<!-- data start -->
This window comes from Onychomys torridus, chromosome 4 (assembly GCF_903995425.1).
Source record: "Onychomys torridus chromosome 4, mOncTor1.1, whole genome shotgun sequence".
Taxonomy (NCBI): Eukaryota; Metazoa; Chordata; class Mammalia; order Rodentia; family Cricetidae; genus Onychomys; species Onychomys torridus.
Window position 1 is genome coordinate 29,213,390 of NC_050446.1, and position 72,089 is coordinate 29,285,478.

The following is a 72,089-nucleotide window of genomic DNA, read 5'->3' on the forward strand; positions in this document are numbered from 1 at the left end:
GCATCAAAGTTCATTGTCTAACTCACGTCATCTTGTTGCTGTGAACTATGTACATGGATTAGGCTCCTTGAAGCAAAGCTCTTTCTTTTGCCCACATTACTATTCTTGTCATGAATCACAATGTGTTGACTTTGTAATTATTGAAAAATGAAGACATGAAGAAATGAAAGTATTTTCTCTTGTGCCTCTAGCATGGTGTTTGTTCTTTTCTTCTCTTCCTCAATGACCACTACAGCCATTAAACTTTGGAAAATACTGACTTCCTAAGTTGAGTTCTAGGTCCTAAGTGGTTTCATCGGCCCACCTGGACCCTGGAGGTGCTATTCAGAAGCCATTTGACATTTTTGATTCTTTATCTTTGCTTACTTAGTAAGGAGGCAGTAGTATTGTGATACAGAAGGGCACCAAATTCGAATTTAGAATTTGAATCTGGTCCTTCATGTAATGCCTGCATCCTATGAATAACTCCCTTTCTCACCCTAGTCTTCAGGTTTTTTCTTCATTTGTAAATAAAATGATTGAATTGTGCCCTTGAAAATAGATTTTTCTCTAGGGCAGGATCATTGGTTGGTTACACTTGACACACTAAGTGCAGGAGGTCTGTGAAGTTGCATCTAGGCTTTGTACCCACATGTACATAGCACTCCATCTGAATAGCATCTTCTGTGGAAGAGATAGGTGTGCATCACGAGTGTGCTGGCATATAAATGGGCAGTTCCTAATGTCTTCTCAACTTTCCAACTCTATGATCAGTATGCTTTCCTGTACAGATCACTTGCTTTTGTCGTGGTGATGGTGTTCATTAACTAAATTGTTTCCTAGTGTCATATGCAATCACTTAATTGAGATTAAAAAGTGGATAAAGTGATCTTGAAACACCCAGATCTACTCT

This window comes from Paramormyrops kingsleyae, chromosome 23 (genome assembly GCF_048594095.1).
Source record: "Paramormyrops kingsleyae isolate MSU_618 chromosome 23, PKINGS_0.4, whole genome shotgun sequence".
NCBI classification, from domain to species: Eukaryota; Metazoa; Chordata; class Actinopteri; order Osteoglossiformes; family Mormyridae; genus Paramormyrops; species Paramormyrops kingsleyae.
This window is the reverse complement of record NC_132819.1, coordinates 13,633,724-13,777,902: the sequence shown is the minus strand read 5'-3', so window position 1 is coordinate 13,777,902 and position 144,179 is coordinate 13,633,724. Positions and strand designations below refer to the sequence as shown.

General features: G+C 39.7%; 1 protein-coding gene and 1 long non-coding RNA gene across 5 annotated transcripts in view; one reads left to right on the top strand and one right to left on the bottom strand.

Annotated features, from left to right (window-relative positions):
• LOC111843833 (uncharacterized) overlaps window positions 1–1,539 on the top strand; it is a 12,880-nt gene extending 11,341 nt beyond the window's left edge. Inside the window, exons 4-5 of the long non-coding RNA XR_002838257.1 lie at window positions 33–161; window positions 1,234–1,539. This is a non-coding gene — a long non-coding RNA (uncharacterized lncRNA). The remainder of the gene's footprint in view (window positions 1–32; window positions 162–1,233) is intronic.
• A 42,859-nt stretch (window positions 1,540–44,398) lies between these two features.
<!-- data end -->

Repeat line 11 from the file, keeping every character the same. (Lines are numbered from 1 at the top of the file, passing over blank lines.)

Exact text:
General features: G+C 39.7%; 1 protein-coding gene and 1 long non-coding RNA gene across 5 annotated transcripts in view; one reads left to right on the top strand and one right to left on the bottom strand.